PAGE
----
Under the avuncular eye of fellow Pembrokian William Pitt the Younger, I was presented with my Churchill Fellowship Medallion by Her Royal Highness the Duchess of Cornwall at the City of London Guildhall on Friday 21st May. Unfortunately, I can’t blog the picture of me receiving my medallion; partly because its locked down by some horrible DRM system, partly because it looks as if my head has been stuck on at the wrong angle. I also couldn’t find a decent picture of Mr Pitt’s Guildhall monument (slightly naff, it has to be said – with Britannia riding a sea-horse – apparently the design was chosen for its cheapness rather than its artistic merit). So here instead is a picture of the much nicer Pitt statue at Pembroke, although I have often worried that a toga is really not the best costume for sitting outside on a cold Cambridge day. No wonder his toes are blue:
I was amused by the text of the inscription¹ at the Guildhall:
HE REPAIRED THE EXHAUSTED REVENUES, HE REVIVED AND INVIGORATED THE COMMERCE AND PROSPERITY OF THE COUNTRY; AND HE HAD RE-ESTABLISHED THE PUBLICK CREDIT ON DEEP AND SURE FOUNDATIONS;
Sounds like he’d be a handy chap to have as Prime Minister right now really, although I’m less sure about this part (just about pulls it back in the last line):
HIS INDUSTRY WAS NOT RELAXED BY CONFIDENCE IN HIS GREAT ABILITIES; HIS INDULGENCE TO OTHERS WAS NOT ABATED BY THE CONSCIOUSNESS OF HIS OWN SUPERIORITY; HIS AMBITION WAS PURE FROM ALL SELFISH MOTIVES;
Joking aside, it was a suitably grand occasion to celebrate the incredible variety of all the recent Churchill Fellowships. After the award ceremony, 2009 Fellow Michael Kernan sought me out. Michael is the Honorary Historian and Archivist at the Fire Service College in Gloucestershire, and wanted advice on digital preservation with regard to the Fire Service College’s collection – both for digitised archive documents and born-digital oral histories of firemen’s exeriences of the Blitz. So further proof, if proof were needed, of the ongoing relevance of the central tenet of my Fellowship – that we need to develop digital preservation solutions which scale down to the local level, as well as scale up to the (inter-)national.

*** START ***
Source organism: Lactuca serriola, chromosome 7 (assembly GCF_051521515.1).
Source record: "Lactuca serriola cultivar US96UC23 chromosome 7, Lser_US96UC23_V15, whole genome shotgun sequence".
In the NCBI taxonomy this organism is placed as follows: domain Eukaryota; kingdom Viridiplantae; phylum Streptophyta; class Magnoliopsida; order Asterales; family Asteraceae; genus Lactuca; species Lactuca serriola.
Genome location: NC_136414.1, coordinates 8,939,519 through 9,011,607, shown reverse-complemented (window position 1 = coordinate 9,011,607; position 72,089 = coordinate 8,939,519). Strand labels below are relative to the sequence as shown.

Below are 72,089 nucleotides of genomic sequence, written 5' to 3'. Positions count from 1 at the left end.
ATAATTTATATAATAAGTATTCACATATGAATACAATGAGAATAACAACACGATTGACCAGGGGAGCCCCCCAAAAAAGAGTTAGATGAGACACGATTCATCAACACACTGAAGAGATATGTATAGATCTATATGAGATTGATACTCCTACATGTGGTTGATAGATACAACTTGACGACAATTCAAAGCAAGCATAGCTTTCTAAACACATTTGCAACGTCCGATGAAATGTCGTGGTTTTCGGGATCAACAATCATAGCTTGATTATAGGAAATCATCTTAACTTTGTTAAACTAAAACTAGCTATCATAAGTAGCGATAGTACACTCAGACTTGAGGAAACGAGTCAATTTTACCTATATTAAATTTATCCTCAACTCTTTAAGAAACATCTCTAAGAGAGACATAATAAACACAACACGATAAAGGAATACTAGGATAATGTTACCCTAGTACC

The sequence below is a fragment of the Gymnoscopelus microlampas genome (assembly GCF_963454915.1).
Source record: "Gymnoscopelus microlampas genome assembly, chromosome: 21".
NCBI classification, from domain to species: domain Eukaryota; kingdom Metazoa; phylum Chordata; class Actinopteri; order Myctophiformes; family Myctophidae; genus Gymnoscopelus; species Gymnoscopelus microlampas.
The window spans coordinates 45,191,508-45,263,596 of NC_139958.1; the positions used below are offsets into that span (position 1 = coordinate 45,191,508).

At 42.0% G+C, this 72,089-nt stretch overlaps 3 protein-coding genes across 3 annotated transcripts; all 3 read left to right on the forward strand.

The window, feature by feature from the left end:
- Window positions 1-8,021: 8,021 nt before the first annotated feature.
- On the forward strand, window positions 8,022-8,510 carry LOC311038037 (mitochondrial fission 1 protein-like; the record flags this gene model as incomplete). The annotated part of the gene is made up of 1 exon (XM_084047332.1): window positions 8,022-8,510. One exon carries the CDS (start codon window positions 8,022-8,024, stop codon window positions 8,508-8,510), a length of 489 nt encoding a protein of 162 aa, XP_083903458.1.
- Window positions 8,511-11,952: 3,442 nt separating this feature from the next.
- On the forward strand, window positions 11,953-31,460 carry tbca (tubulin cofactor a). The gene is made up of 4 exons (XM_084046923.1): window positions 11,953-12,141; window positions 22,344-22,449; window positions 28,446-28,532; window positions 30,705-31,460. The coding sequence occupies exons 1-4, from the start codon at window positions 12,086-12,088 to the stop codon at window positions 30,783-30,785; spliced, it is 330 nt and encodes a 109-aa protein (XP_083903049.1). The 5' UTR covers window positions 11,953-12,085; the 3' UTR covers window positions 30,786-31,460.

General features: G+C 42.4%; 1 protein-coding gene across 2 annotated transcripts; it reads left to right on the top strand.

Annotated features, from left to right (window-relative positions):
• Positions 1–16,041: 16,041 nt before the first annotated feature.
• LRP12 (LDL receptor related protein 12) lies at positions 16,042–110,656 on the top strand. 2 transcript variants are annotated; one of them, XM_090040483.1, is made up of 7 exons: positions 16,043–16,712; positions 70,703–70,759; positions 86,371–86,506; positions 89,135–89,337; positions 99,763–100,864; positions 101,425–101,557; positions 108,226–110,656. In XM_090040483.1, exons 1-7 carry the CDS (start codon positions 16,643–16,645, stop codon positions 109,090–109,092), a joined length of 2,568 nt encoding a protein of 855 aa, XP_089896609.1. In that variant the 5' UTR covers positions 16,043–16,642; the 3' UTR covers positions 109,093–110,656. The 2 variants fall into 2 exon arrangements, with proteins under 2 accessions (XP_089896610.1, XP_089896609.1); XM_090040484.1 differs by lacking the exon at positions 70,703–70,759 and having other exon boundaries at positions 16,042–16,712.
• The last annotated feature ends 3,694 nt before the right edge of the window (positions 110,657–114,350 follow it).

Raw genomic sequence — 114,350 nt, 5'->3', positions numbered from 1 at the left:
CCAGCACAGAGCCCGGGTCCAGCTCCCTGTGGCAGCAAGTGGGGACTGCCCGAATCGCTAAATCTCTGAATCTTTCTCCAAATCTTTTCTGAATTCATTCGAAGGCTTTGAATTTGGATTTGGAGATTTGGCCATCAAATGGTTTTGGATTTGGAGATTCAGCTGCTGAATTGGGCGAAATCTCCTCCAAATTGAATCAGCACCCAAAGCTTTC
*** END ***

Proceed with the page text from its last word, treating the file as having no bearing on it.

I was able to point Michael towards the work in both digitisation and digital preservation taking place locally to him at Gloucestershire Archives. This would not have been possible when I first put my Churchill Fellowship application together back in 2007. Last week I also heard from a colleague at Staffordshire and Stoke-on-Trent Archives, where similarly they are now taking some real, practical steps towards addressing digital preservation at a local level. I would like to think that my Churchill Fellowship has played a small part in encouraging local archivist colleagues in the UK and giving them the confidence to take up the digital archives challenge.
Coincidentally, as I was picking up my Churchill medallion at the Guildhall, Viv Cothey, the developer at Gloucestershire Archives, was speaking at the seminar, ‘Practical Approaches to Electronic Records: the Academy and Beyond‘, organised by Chris Prom and held at the University of Dundee. I was very sorry indeed to have to miss this event, but fortunately it has been covered in the blogosphere by Sue Donnelly of the LSE Archives and Simon Wilson from the University of Hull, representing another new digital preservation project, AIMS – Born Digital Collections: An Inter-Institutional Model for Stewardship. Chris Prom will shortly be returning to Illinois at the end of his Fulbright scholarship. I am sure that the following sentiments were expressed copiously on the day at Dundee, but I would also like to add my own personal vote of thanks to Chris for the huge contribution his project has made over the last year in discovering, developing and disseminating practical digital preservation methods and tools for ‘real’ archivists. Safe journey home!
Edit: to add a link to Peter Cliff’s presentation from the Dundee seminar on Developing and Implementing Tools to Manage Hybrid Archives (slideshare).
¹ Copyright, apparently, George Canning – why do these people follow me about?